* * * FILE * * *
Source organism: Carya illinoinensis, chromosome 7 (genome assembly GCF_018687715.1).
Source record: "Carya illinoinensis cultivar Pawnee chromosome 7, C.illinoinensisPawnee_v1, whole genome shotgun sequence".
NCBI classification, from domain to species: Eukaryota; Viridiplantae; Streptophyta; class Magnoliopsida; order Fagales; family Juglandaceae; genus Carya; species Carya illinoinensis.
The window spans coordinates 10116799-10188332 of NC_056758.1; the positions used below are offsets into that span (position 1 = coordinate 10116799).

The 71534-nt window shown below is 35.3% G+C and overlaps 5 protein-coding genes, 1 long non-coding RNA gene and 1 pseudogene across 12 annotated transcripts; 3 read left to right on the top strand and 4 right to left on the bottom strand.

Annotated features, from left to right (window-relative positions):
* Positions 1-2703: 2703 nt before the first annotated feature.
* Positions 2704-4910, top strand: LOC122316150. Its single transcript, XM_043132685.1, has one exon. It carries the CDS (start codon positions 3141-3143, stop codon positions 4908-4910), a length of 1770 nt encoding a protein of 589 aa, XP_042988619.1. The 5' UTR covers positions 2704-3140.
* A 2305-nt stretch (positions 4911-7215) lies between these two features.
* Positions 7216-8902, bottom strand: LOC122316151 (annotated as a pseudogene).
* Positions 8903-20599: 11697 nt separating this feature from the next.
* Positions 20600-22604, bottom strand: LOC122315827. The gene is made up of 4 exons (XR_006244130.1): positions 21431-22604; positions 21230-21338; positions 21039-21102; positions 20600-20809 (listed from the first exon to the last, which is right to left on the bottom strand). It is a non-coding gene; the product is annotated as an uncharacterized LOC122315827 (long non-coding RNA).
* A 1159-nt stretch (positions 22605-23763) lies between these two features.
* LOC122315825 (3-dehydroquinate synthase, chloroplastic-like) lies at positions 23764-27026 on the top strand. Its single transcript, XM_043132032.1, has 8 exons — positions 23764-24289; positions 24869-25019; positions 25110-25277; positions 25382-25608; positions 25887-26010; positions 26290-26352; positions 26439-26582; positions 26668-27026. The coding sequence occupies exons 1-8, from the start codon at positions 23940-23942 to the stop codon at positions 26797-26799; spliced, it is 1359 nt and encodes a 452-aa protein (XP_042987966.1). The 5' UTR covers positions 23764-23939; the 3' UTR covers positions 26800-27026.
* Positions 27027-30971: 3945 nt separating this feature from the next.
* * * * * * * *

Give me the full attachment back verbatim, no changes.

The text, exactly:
Source organism: Carya illinoinensis, chromosome 7 (genome assembly GCF_018687715.1).
Source record: "Carya illinoinensis cultivar Pawnee chromosome 7, C.illinoinensisPawnee_v1, whole genome shotgun sequence".
NCBI classification, from domain to species: Eukaryota; Viridiplantae; Streptophyta; class Magnoliopsida; order Fagales; family Juglandaceae; genus Carya; species Carya illinoinensis.
The window spans coordinates 10116799-10188332 of NC_056758.1; the positions used below are offsets into that span (position 1 = coordinate 10116799).

The 71534-nt window shown below is 35.3% G+C and overlaps 5 protein-coding genes, 1 long non-coding RNA gene and 1 pseudogene across 12 annotated transcripts; 3 read left to right on the top strand and 4 right to left on the bottom strand.

Annotated features, from left to right (window-relative positions):
* Positions 1-2703: 2703 nt before the first annotated feature.
* Positions 2704-4910, top strand: LOC122316150. Its single transcript, XM_043132685.1, has one exon. It carries the CDS (start codon positions 3141-3143, stop codon positions 4908-4910), a length of 1770 nt encoding a protein of 589 aa, XP_042988619.1. The 5' UTR covers positions 2704-3140.
* A 2305-nt stretch (positions 4911-7215) lies between these two features.
* Positions 7216-8902, bottom strand: LOC122316151 (annotated as a pseudogene).
* Positions 8903-20599: 11697 nt separating this feature from the next.
* Positions 20600-22604, bottom strand: LOC122315827. The gene is made up of 4 exons (XR_006244130.1): positions 21431-22604; positions 21230-21338; positions 21039-21102; positions 20600-20809 (listed from the first exon to the last, which is right to left on the bottom strand). It is a non-coding gene; the product is annotated as an uncharacterized LOC122315827 (long non-coding RNA).
* A 1159-nt stretch (positions 22605-23763) lies between these two features.
* LOC122315825 (3-dehydroquinate synthase, chloroplastic-like) lies at positions 23764-27026 on the top strand. Its single transcript, XM_043132032.1, has 8 exons — positions 23764-24289; positions 24869-25019; positions 25110-25277; positions 25382-25608; positions 25887-26010; positions 26290-26352; positions 26439-26582; positions 26668-27026. The coding sequence occupies exons 1-8, from the start codon at positions 23940-23942 to the stop codon at positions 26797-26799; spliced, it is 1359 nt and encodes a 452-aa protein (XP_042987966.1). The 5' UTR covers positions 23764-23939; the 3' UTR covers positions 26800-27026.
* Positions 27027-30971: 3945 nt separating this feature from the next.